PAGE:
Investing in Canadian oil and gas producers has proven to be a tough sector for investors the last five years.
Some of the only companies that are really investable at this point are those that have diversified their operations, whether it’s buying an integrated energy company or one with assets in a number of other countries and regions.
The Western Canadian energy industry has a number of well-documented problems that have no simple fix and will likely take years to fully sort out.
Vermilion has worked hard to diversify its operations and now has assets in Canada and the United States as well as Europe and Australia, although two-thirds of its production still comes from North America.
Its business model is focused on organic growth first and only relying on acquisitions for growth when it’s strategic and adds a lot of potential value.
One of the main focuses of the company is to provide a stable and growing monthly dividend that is funded by internally generated cash flow. To do this, it’s had to find stable operations that can grow production each year.
Vermilion has executed that well, and from 2003 to 2012, its production grew at a compounded annual growth rate (CAGR) of 6%, which is pretty impressive. However, Vermilion took it a step further, and since 2013 it’s increased its production at a 15% CAGR.
In North America, it’s focused on light oil and liquids rich natural gas plays, while in the Netherlands and Germany, it’s focused on producing natural gas. In France, it is the largest domestic producer of oil with roughly three-quarters of the domestic industry.
Vermilion expects to produce roughly 100,000 barrels of oil equivalent per day (BOEPD) in 2020, with a capital budget of approximately $450 million.
Its geographic diversification doesn’t mitigate its commodity exposure completely but does reduce the volatility in its cash flows, which is key for long-term shareholders and the stability of the dividend.
Roughly half of its free cash flow will come from WTI pricing in 2020, with another quarter exposed to Brent pricing and the last quarter exposed to European gas prices.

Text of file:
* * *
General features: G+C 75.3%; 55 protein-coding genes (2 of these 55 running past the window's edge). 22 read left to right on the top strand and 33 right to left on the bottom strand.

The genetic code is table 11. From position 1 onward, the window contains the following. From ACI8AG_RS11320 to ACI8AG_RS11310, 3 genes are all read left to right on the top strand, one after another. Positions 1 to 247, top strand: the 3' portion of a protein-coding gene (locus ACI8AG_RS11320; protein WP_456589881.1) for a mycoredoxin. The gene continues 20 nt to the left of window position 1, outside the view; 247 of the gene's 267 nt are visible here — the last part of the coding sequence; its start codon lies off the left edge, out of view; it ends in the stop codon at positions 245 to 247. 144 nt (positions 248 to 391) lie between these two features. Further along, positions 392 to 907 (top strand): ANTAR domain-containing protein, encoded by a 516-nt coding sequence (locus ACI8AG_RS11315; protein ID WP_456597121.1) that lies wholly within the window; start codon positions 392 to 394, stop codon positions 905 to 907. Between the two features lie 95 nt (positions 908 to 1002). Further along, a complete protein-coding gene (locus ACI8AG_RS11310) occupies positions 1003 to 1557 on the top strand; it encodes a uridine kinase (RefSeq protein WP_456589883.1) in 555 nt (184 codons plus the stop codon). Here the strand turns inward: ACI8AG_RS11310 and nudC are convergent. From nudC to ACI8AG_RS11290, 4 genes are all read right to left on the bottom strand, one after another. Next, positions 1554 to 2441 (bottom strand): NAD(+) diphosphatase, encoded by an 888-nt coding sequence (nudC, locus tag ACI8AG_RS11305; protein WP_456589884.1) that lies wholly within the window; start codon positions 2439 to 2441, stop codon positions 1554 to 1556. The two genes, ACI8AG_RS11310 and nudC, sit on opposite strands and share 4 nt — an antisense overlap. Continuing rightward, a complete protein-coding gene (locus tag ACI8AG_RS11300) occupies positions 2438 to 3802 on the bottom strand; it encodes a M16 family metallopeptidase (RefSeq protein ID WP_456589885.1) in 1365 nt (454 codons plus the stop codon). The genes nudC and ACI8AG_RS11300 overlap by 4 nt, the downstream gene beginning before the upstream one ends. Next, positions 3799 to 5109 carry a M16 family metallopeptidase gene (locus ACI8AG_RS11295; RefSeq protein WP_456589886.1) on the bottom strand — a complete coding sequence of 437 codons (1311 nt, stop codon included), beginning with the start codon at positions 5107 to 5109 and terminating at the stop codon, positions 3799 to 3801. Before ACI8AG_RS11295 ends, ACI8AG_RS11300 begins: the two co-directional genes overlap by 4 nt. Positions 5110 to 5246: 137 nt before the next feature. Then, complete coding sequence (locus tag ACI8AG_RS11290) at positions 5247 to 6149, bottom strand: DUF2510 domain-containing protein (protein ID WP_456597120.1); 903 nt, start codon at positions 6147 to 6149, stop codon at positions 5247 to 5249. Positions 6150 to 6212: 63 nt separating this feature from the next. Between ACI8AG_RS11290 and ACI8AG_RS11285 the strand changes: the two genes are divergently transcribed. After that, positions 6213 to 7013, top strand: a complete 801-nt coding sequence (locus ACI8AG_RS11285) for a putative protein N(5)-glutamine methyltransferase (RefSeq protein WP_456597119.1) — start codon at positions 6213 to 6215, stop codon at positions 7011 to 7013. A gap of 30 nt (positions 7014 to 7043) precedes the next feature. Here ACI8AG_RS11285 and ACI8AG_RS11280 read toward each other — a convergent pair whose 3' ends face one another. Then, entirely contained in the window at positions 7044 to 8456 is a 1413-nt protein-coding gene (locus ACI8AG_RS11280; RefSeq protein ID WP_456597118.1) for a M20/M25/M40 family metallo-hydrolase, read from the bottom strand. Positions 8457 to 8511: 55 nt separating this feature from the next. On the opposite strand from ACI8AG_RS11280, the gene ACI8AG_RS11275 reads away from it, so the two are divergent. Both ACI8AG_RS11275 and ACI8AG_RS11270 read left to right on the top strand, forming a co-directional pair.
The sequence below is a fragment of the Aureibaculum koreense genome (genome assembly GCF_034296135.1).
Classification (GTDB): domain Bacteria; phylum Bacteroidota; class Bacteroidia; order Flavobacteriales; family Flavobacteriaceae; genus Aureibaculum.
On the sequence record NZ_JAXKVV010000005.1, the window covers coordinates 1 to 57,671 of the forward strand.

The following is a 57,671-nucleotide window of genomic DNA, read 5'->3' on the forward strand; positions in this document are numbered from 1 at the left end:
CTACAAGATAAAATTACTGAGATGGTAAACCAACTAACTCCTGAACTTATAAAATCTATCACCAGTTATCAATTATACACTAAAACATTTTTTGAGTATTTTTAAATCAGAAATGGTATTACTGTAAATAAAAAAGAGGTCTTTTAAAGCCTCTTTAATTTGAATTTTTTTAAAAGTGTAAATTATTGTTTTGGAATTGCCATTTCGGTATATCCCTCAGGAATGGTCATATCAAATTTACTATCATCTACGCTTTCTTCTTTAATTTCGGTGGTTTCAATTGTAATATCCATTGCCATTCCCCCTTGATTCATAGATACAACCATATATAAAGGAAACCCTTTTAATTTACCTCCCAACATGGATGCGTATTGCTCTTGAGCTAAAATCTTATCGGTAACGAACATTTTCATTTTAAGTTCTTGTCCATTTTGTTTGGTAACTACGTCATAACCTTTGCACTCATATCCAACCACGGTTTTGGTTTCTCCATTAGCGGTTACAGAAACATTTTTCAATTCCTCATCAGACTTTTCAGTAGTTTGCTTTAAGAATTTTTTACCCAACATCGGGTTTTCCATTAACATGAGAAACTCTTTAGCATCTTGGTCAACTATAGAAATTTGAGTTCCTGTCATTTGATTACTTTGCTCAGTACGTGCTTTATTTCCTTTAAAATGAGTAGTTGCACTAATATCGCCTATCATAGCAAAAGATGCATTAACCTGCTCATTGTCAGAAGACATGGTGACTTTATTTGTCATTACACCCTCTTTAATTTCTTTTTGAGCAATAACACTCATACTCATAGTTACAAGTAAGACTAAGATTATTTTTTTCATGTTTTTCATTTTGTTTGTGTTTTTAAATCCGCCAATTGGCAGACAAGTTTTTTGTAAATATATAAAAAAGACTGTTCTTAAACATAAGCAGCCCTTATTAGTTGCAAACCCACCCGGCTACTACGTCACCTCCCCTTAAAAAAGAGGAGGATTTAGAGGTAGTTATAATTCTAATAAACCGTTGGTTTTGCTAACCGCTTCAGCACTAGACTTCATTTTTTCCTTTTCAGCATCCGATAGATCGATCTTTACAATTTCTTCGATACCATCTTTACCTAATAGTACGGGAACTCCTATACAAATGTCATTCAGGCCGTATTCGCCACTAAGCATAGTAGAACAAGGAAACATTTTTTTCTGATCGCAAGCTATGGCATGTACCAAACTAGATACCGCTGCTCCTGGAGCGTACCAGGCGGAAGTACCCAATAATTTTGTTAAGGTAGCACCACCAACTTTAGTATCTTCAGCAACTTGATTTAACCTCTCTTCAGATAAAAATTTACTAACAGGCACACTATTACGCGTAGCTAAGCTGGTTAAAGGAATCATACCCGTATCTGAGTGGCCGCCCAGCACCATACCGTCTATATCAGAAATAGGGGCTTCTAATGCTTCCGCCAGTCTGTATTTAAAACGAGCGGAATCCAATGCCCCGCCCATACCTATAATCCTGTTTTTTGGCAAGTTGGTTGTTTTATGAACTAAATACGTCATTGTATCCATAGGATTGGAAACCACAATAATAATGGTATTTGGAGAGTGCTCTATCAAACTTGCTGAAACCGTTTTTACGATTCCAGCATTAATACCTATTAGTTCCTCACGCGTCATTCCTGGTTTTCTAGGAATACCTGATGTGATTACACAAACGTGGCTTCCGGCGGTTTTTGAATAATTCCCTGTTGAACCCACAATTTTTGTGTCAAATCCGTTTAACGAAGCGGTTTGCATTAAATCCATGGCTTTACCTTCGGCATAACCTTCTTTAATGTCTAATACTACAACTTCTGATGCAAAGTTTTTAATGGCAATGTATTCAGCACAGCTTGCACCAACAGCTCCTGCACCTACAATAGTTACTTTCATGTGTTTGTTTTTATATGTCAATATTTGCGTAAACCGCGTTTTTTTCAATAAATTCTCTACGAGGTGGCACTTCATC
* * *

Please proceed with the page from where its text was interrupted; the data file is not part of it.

Its total expected expenditures to expected funds from operations (FFO) in 2020 will be roughly 100% — the optimal amount Vermilion plans to spend. Roughly 50% of its total expenditures will be made up of the cash dividends and dividend-reinvestment program with the other 50% coming from its capital expenditures.
This is in line with its expectations to do around $900 million in FFO in 2020 based on its commodity price assumptions, which look to be on the safe and conservative side.
Vermilion has strong operations across the board, which provided it with strong after-tax netbacks of nearly $25 in 2019.
In an effort to add more predictability to its cash flows, Vermilion hedged about 50% of its production in 2019. Going forward, it has about 35% of its production hedged for 2020 so far and could increase that into the new year.
It has a strong balance sheet with manageable leverage ratios, such as its debt to FFO, which has been between two times and three times since 2015. Its interest coverage ratio is also strong at 13.4 times.
The dividend today yields a shocking 14.1% and, according to Vermilion’s estimates, should remain sustainable through 2020.
The stock is clearly undervalued, trading at just 8.8 times earnings and 1.1 times its book value, so picking up some shares today will set you up with huge potential, as Vermilion is clearly the most undervalued stock on the TSX.
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Fool contributor Daniel Da Costa has no position in any of the stocks mentioned.